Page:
Monday, October 03, 2011

Weird Units?

I'm collecting weird units used in science and engineering, and welcome nominations.

I have in mind units that people make up for the purposes of their own field, but are unlikely to be used (or even known) elsewhere. No, "leagues" and "short tons" don't count as weird.

Some on my list include:
  • sverdrup (Sv), a measure of ocean currents used by physical oceanographers: 1 Sv = 106 m3/s (= 264 million gallons per second). The amount of water going over Niagara Falls, 1834 m3/s, is 0.002 Sv. The total of all fresh water emptying into the oceans is about 1 Sv.
  • MegaYuri (MYuri), a measure of tether strength used by the space elevator community: 1 MYuri = 1 GPa/(g/cm3) = 100,000 N/(g/cm). Strangely, this unit has the same units as velocity-squared, and the speed of sound in dry air (343 m/s), squared, is about 0.1 MYuri.
  • Einstein: A mole of photons.
  • The barn, a unit of area used in particle physics scattering experiments (as in, "big as the side of a barn"). 1 barn = 100 fm2 = 10-28 m2, and is about the cross-sectional area of a uranium atom. Related units are the outhouse (1 microbarn) and the shed (1 yoctobarn, or 10-52 m2).
  • This gives the "inverse femtobarn" (fb-1) used by particle physicists, which just may be the worse, least intuitive unit in all of  physics. It's a measure of particle collision events per femtobarn; one of them is a big deal. Fermilab only produced 10 fb-1 in the last decade, and one experiment at CERN just celebrated their first one.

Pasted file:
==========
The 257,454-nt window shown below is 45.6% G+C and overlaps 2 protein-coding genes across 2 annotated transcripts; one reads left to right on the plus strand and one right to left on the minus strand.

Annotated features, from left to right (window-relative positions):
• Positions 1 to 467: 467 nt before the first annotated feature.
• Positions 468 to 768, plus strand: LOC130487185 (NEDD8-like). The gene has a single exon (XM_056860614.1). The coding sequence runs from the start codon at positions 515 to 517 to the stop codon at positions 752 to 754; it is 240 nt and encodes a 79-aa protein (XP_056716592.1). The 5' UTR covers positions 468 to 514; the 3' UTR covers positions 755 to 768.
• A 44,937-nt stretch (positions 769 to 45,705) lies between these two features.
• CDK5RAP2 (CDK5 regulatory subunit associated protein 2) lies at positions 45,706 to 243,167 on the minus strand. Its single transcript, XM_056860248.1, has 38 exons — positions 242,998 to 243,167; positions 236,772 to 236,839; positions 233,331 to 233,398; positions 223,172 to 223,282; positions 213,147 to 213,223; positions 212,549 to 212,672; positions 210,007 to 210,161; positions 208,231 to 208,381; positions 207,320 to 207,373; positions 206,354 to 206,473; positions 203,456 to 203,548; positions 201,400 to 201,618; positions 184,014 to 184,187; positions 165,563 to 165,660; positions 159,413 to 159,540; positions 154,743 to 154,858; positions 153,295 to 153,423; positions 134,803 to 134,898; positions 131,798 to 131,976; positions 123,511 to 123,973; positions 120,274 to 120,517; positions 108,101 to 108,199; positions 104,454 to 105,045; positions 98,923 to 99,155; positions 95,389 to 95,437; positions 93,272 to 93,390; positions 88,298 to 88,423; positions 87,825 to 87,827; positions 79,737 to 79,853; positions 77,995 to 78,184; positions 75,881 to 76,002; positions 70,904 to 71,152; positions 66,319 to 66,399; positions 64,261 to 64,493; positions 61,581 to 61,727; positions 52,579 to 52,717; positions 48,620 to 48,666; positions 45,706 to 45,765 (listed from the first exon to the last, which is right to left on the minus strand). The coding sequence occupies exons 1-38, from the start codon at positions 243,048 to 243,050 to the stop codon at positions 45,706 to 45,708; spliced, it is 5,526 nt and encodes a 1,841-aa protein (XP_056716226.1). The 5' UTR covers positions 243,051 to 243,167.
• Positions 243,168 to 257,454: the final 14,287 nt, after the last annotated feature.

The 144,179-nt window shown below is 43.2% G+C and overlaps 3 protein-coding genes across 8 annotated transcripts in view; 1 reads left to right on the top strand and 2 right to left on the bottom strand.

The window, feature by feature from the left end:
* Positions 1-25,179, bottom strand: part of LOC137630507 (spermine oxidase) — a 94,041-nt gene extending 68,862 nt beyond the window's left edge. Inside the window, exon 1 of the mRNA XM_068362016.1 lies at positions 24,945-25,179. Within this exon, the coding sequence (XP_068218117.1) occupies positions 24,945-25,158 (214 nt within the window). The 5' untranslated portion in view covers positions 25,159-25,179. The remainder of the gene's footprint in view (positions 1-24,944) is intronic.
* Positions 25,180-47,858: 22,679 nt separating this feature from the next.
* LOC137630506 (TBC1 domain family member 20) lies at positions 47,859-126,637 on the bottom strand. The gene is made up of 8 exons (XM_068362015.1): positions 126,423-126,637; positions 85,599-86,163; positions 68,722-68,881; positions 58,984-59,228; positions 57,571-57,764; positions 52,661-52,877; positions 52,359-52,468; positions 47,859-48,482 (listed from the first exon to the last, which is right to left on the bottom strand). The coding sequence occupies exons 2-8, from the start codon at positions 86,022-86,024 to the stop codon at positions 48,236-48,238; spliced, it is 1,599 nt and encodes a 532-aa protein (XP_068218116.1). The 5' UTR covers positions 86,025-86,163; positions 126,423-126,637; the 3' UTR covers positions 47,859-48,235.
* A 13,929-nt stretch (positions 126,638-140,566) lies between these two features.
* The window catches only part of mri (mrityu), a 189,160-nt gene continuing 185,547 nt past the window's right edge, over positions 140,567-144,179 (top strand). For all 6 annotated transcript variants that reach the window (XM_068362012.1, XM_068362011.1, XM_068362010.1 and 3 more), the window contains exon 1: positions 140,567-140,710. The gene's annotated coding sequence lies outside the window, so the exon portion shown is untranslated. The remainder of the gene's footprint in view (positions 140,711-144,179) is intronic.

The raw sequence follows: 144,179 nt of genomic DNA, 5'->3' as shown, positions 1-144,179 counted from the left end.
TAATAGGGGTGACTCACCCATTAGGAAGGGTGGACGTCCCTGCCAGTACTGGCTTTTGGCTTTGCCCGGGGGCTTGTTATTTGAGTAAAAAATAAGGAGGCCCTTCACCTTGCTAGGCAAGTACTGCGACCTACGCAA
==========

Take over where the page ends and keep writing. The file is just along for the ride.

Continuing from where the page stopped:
• Jansky, used by radio astronomers and heard by everyone who watched the movie Contact. 1 Jy = 10-26 W/m2/Hz.
  • Warp Factor (w), as in speed, as in Star Trek. The definition seems to have changed over the years; in the Original Series a ships speed v was related to its warp factor w by v = w3c where c is the speed of light. Later apparently it was changed to v = w10/3c, kinda, because for some reason ships couldn't  go faster than w=10. 
  • Cochrane (C), a unit of subspace distortion, whatever that is. Named, of course, after the inventor of warp drive, Zefram Cochrane
What else is out there? I haven't Googled yet, because so far it's been fun making up my own list.


Anonymous said...

Picosverdrups are more convenient for lab experiments.

riverat said...

I don't know if this qualifies for your list but in DEC's VMS operating system there is a parameter whose unit is microfortnights. A microfortnight is about 1.2 seconds.